Outcomes of coronary artery bypass graft surgery
Authors Anna Louise Hawkes, Madeleine Nowak, Benjamin Bidstrup, Richard Speare
Published 15 December 2006 Volume 2006:2(4) Pages 477—484
Anna Louise Hawkes1,3, Madeleine Nowak1, Benjamin Bidstrup2, Richard Speare1
1School of Public Health, Tropical, Medicine and Rehabilitation Sciences, James Cook University, Townsville, Queensland, Australia (3Currently Queensland Cancer Fund); 2John Flynn Hospital, Gold Coast, Queensland, Australia
Abstract: This review article summarizes the major studies that have investigated the outcomes of coronary artery bypass graft surgery (CABG). The article includes a review of the literature in the areas of: history of CABG; indications for CABG; and measurement of quality of life following CABG, including prolongation of life, physical functioning (ie, relief from angina and dyspnea, physical activity, as well as complications of surgery and re-hospitalization), psychological functioning, and social functioning. Overall, the literature demonstrates that the outcomes of CABG have historically been measured in terms of mortality and morbidity; however, it has now been well recognized that adjustment to CABG is a multidimensional phenomenon that is not fully explained by medical factors. Therefore, in addition to studying mortality and morbidity outcomes following CABG, many recent studies have identified that it is important to investigate various physical, psychological, and social variables that have a significant impact on post-operative adjustment to CABG.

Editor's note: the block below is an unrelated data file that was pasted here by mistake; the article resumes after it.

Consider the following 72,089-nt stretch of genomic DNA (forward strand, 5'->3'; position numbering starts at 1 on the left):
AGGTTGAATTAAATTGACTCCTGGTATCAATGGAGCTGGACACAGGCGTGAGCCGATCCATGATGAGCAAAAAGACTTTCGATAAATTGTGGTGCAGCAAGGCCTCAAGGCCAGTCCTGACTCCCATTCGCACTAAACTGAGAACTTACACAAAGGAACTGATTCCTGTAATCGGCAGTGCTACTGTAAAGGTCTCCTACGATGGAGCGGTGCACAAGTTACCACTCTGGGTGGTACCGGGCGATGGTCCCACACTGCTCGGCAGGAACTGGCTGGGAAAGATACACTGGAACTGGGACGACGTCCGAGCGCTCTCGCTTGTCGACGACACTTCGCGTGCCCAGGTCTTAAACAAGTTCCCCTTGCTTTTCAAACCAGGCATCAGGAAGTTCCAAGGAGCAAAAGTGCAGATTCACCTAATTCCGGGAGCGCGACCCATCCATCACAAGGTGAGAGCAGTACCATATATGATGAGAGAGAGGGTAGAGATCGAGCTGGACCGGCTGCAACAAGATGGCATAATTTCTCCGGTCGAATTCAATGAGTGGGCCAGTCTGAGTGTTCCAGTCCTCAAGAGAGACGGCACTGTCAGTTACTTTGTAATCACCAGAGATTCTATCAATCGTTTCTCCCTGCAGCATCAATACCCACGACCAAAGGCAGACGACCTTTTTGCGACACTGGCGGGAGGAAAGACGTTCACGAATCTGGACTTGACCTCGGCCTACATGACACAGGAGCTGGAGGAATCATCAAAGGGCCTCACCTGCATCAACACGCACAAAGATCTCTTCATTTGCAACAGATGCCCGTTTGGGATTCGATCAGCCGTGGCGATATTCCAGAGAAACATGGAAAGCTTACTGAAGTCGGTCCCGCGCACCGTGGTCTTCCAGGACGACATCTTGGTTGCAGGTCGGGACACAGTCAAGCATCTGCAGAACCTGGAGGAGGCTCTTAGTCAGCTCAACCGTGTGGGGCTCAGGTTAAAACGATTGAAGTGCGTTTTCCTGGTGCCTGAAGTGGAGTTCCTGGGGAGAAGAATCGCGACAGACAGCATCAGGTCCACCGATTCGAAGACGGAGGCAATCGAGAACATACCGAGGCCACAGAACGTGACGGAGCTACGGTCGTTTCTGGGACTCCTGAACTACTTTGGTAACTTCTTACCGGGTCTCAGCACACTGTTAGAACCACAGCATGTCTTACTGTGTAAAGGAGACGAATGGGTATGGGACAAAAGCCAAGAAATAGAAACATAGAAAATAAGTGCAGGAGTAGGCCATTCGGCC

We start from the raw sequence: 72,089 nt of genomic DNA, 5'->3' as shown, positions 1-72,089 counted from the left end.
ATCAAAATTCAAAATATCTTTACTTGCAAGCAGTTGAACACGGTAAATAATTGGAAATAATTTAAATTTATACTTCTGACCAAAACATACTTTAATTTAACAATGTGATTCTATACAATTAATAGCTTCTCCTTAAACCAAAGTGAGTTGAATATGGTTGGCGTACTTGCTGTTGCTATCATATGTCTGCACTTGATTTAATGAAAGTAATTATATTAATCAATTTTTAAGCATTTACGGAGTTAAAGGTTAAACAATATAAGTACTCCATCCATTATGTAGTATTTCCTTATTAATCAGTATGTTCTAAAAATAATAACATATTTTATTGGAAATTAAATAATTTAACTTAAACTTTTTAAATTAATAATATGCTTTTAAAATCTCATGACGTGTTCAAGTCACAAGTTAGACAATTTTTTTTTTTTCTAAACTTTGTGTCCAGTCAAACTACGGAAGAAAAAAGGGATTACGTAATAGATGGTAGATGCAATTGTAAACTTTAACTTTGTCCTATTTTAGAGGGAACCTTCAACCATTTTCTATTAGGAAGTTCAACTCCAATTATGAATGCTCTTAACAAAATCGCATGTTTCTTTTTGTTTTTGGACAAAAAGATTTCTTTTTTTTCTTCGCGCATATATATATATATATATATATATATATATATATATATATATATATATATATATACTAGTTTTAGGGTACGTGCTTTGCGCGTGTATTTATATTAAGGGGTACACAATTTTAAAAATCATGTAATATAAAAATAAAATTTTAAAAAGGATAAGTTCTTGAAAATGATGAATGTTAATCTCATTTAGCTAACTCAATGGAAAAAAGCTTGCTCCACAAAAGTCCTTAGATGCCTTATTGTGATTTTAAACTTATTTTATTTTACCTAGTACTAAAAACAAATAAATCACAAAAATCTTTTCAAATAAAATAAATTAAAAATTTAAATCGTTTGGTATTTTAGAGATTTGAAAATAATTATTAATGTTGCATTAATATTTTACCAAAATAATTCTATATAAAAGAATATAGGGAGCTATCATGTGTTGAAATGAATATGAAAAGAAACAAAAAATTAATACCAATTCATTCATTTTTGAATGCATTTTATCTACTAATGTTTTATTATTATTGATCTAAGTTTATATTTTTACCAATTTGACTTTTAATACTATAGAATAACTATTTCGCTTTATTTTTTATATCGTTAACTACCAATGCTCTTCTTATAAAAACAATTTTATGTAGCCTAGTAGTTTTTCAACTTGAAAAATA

Keywords: coronary artery bypass graft surgery, outcomes, quality of life, recovery